How to conceive if you are suffering from polycystic ovary syndrome

polycystic ovary syndrome
© Alena Menshikova |

This article was contributed by the team at Fertility Family, offering advice on conception for those affected by PCOS

Polycystic ovary syndrome (PCOS) is very common, affecting 5-10% of women. The exact cause of PCOS is unknown, but it’s thought to be related to abnormal hormone levels and is often associated with insulin resistance. The presentation of the syndrome varies widely.

Some women may not be having a period and not ovulating or if they are ovulating, the quality of the egg and/or the endometrium may not be optimal. It is no surprise that many women with PCOS struggle to get pregnant.

Understand your menstrual cycle

If you are having periods, you can begin to understand when you’re ovulating and where your fertile window falls, so that you know when those few days in the month to try for a baby. Some women notice an ‘ovulation pain’ around mid-cycle and cervical mucus changes to become stretchy and clear. Using ovulation test kits to find out when the LH surge is happening will help pinpoint ovulation. These kits can be bought from your local pharmacy and work in a similar way to a pregnancy test. Make a note of when you ovulate each month so that you can find out how regular your ovulation is. If you find that you are not ovulating, book an appointment to see your doctor. It is important to seek medical advice of you have been trying to conceive for over one year.

If you are not ovulating/not having periods

Medications can be prescribed by your doctor that can induce ovulation, such as letrozole and Clomid (clomiphene). Metformin can be prescribed to improve the response to insulin resistance, best alongside exercise and a balanced diet. However, these medications do have side effects and potential risks; your doctor can give you more information.

Follow an anti-inflammatory and lower calorie diet

Diet plays a big part in fertility and with PCOS symptoms. Often women with PCOS have a tendency to put on weight. This in turn may exacerbate the hormonal imbalance (excess androgens) that occurs in PCOS. Women with PCOS can experience higher inflammation due to higher androgens which in turn encourage more insulin production. Higher insulin levels contribute to weight gain which only causes more inflammation — a vicious circle!

An anti-inflammatory (or ‘mediterranean) diet will nourish and heal your body by helping balance your hormones and blood sugar and help you to lose weight if needed. An anti-inflammatory diet amy include:

  • Eating omega-3 rich fish several times a week (salmon or tuna for example)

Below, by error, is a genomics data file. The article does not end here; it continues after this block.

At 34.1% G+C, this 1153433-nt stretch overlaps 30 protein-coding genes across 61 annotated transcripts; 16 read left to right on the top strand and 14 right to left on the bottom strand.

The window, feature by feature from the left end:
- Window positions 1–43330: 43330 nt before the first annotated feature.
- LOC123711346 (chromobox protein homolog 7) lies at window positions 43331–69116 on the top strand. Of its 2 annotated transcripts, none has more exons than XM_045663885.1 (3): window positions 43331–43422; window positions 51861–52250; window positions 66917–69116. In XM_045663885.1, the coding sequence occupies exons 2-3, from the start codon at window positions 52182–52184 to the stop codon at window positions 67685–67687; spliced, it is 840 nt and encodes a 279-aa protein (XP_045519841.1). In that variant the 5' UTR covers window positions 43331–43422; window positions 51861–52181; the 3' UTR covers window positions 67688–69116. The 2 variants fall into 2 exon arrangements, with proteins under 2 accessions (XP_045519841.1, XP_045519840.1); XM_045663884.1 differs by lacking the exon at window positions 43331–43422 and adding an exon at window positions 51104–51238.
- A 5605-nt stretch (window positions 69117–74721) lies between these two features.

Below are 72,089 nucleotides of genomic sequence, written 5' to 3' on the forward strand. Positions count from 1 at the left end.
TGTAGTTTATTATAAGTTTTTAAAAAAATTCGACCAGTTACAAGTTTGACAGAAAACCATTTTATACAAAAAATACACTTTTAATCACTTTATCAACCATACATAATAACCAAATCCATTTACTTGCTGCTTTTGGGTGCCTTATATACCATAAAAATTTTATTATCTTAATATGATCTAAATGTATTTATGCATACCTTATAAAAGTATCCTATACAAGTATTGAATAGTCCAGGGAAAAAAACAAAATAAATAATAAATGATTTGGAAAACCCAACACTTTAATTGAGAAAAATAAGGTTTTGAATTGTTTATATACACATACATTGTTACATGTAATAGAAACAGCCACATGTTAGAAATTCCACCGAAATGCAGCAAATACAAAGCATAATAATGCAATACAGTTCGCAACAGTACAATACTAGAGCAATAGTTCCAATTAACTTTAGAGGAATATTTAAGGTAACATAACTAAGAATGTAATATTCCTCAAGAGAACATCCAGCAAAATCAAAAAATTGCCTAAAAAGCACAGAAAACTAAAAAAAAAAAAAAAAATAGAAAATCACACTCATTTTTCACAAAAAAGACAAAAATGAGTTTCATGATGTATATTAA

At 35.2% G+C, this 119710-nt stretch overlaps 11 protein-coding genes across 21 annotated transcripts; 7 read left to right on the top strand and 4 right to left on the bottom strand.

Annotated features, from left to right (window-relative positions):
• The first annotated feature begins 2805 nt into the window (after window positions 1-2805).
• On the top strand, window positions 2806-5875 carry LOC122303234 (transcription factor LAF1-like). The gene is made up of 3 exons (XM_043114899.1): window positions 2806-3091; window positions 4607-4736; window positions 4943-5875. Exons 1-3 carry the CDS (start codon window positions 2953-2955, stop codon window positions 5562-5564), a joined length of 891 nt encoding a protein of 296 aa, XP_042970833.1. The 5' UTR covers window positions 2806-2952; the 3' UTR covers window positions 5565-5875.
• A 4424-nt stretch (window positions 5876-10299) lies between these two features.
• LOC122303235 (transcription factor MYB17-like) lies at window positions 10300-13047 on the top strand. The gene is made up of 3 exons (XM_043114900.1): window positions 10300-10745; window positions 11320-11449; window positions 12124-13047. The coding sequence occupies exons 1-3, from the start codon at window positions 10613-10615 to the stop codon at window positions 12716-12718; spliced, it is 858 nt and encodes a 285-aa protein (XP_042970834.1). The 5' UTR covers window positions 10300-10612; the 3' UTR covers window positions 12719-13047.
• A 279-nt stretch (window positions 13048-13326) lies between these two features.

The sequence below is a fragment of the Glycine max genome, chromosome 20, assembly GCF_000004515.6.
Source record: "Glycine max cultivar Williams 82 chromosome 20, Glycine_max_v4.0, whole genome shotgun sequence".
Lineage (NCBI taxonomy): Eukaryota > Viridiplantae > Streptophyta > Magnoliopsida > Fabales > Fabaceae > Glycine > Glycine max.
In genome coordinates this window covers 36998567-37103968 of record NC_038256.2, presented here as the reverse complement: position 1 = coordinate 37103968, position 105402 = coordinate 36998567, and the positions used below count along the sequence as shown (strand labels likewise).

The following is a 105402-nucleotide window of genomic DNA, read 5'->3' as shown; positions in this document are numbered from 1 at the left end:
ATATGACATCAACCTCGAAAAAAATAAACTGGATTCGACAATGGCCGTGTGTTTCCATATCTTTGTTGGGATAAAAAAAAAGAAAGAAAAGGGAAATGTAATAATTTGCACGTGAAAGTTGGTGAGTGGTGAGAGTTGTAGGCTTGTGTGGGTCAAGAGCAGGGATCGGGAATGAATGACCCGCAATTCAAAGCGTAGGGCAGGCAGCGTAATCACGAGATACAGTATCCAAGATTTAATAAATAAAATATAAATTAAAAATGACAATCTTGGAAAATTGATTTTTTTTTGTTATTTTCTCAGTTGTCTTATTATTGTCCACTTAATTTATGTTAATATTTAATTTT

• Reducing red meat
  • Eating plenty of fruit and vegetables
  • Avoiding sugar
  • Including beans in your diet (at least once a week)
  • Swapping your daily tea or coffee for green tea
  • Using herbs and spices when cooking (ginger, cumin, fennel, bay leaves etc)
  • Consuming unsaturated sources of fat (such as nuts, seeds, olive oil)

Reduce insulin resistance

Around 65-80% of PCOS women have problems with insulin resistance, which means that your blood sugar levels are elevated, as is your insulin level, this affects your hormone production and reduces your chance of conceiving. In the first instance, try cutting out sugar and refined carbs from your diet and making sure you get enough protein, fibre and healthy fats to help reduce your blood sugar and insulin levels. Myo-inositol has been proven effective in treating insulin resistance in some PCOS women, so it is worth trying this. Doctors may prescribe Metformin to help, although there are some undesirable side effects to consider.

Consider the right supplementation

In order to get pregnant with PCOS you need to ovulate with good quality eggs.

Women with PCOS who are not ovulating may consider 4000mg of myo-inositol per day, however, it is important to know that around 40% of women with PCOS cannot absorb myo-inositol effectively.  Try to choose a myo-inositol supplement with alpha-lactalbumin; this helps reduce the inflammation associated with PCOS, increase the absorption of myo-inositol, and facilitate the release of melatonin which has been shown to be good for egg quality.  Even if this does not result in success, it can help with egg quality should you need fertility treatment with ovulation induction using injectable hormones or even IVF.

Don’t forget about sperm

Regardless of PCOS, successful conception whether naturally of by IVF requires good quality sperm. There are various steps that can be taken to optimise sperm function or prevent damage to sperm.

And lastly but most importantly… De-stress

Your fertility depends on balanced hormones and nurtured adrenals, but the stress hormone, cortisol, produced by your adrenal glands affects all your hormones. So by actively reducing and preventing any stress you can increase your chances of getting pregnant. Try meditation, massage, yoga, exercise, spending time with animals or socialising — whatever makes you happy!


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